rodolfo gomez
A Milwaukee police detective at the center of a controversy over duty disability retirement has been fired from the department for failure to use restraint in dealing with a prisoner, Lt. Mark Stanmeyer confirmed.

Rodolfo Gomez Jr. was served with papers dismissing him from the force Wednesday, Stanmeyer said. Gomez had been on paid suspension since August, when he was allegedly caught on video beating a handcuffed suspect.

Gomez, 47, was charged in October with felony misconduct in public office and is scheduled to be in court Thursday.

Comment: Victim of police in-custody beating takes step toward suing Milwaukee


Newspaper

US veteran Merrill Newman: I was coerced into 'confession' by North Korean captors

Merril Newman
© KCNA via AFP - Getty Images
Merrill E. Newman inks his fingerprints onto an apology that he said his North Korean captors coerced him into making.
The 85-year-old American veteran who was detained for more than a month by North Korea said he was coerced into a reading a videotaped apology for "hostile acts" against the state and thanked all those who had helped him during his time in captivity.

"Anyone who knows me, knows that I could not have done the things they had me 'confess' to," Merrill Newman said in a statement released late Monday. "To demonstrate that I was reading the document under some duress, I did my best to read the 'confession' in a way that emphasized the bad grammar and strange language that the North Koreans had crafted for me to say. I hope that came across to all who saw the video."

Stormtrooper

U.S. war veteran released by North Korea returns home


An 85-year-old Korean War veteran held for more than a month by North Korea as a war criminal arrived in San Francisco on Saturday to be reunited with his family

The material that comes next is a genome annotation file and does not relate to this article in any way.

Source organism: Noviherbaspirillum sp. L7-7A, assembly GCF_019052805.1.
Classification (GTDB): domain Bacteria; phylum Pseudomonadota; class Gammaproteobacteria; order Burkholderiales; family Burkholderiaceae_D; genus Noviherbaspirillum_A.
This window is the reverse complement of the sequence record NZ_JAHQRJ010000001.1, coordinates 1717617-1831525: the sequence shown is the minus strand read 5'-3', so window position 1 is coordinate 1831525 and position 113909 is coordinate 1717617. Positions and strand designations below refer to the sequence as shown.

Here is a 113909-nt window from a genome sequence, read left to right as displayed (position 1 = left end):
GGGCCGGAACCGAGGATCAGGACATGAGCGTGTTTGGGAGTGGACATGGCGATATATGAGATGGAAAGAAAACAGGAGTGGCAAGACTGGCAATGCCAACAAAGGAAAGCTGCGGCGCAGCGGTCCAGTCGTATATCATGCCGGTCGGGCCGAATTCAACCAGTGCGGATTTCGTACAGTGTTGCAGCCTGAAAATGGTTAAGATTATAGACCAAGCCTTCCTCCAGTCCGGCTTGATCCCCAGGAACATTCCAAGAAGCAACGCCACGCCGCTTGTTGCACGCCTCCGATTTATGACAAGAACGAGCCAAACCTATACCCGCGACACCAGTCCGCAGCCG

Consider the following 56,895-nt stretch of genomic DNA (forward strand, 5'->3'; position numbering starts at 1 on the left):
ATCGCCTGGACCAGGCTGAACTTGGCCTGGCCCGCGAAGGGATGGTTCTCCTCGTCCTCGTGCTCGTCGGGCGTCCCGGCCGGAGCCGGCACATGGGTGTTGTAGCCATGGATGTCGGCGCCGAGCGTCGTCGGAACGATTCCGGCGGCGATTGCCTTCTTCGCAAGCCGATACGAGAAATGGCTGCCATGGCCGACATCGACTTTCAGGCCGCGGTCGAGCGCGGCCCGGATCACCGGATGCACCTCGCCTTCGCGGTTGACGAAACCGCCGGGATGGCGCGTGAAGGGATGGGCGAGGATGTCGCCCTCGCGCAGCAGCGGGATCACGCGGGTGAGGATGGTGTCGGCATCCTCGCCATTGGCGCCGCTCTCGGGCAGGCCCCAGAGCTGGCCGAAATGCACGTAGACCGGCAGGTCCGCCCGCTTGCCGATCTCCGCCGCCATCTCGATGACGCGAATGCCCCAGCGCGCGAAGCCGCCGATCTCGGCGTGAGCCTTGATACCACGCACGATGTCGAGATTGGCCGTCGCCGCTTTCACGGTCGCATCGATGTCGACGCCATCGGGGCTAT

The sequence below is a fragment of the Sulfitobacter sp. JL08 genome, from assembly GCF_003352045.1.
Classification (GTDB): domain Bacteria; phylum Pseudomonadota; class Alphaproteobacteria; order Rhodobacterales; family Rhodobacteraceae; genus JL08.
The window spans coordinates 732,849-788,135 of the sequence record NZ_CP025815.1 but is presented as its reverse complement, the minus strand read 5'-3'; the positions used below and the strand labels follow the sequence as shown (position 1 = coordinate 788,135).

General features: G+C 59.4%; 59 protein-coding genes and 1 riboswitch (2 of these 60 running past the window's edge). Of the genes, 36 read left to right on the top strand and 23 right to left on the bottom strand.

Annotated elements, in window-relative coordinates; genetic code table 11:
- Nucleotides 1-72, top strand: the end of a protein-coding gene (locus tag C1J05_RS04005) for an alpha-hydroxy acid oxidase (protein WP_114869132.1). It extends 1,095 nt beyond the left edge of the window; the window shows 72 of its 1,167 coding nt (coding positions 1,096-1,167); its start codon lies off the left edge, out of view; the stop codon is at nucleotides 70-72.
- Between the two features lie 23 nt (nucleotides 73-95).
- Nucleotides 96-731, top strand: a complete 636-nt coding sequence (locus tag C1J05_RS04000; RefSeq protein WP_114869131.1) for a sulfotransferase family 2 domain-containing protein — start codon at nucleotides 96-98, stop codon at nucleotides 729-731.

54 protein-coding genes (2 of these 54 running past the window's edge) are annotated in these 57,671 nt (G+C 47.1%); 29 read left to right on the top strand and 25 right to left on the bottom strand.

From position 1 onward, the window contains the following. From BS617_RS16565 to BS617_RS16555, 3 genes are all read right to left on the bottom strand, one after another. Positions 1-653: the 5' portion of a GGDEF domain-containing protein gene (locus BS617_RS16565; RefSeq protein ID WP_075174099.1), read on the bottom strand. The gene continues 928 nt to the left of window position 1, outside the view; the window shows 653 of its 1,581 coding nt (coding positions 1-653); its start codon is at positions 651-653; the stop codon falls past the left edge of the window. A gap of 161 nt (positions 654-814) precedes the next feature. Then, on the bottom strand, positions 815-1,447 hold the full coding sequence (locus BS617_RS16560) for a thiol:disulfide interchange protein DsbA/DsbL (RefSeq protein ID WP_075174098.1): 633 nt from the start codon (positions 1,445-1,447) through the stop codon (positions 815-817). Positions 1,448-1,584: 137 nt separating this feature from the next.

Extinguisher

All is not well in 'paradise': First riot in 4 decades breaks out in Singapore


A crowd of about 400 foreign workers, angered by a fatal road accident, set fire to vehicles and attacked police and emergency services workers late Sunday in Singapore's ethnic Indian district, injuring at least 18 people in a rare riot in the city-state.

Police and eyewitnesses say the riot, the first major outburst of public violence here in more than four decades, started at about 9:23 p.m. local time (1323 GMT) after a bus hit and killed an unnamed 33-year-old Indian man in the Little India neighborhood, prompting large groups of South Asian workers to attack the bus with sticks and garbage bins.

Authorities quelled the violence before 11 p.m. after deploying 300 police officers to the scene, including its riot-control squad and Gurkha unit, police officials said in a news briefing early Monday, adding that officers didn't use any firearms to end the riot.

Police arrested 27 people, all of South Asian origin, who weren't named and couldn't be contacted. It wasn't clear if the arrested people have received legal representation. No Singaporeans were known to be involved in the violence, which didn't appear to be preplanned, officials said, adding that further arrests may be made in the coming days as investigations continue into the riot and the accident that sparked it.

Bad Guys

Victim of police in-custody beating takes step toward suing Milwaukee

Officer Gomez
© Mark Hoffman
Milwaukee Police Detective Rodolfo Gomez Jr., being interviewed for a case during a 2011 hearing in Milwaukee County Circuit Court, is accused of beating an inmate during interrogation. The victim has taken steps toward suing the City of Milwaukee.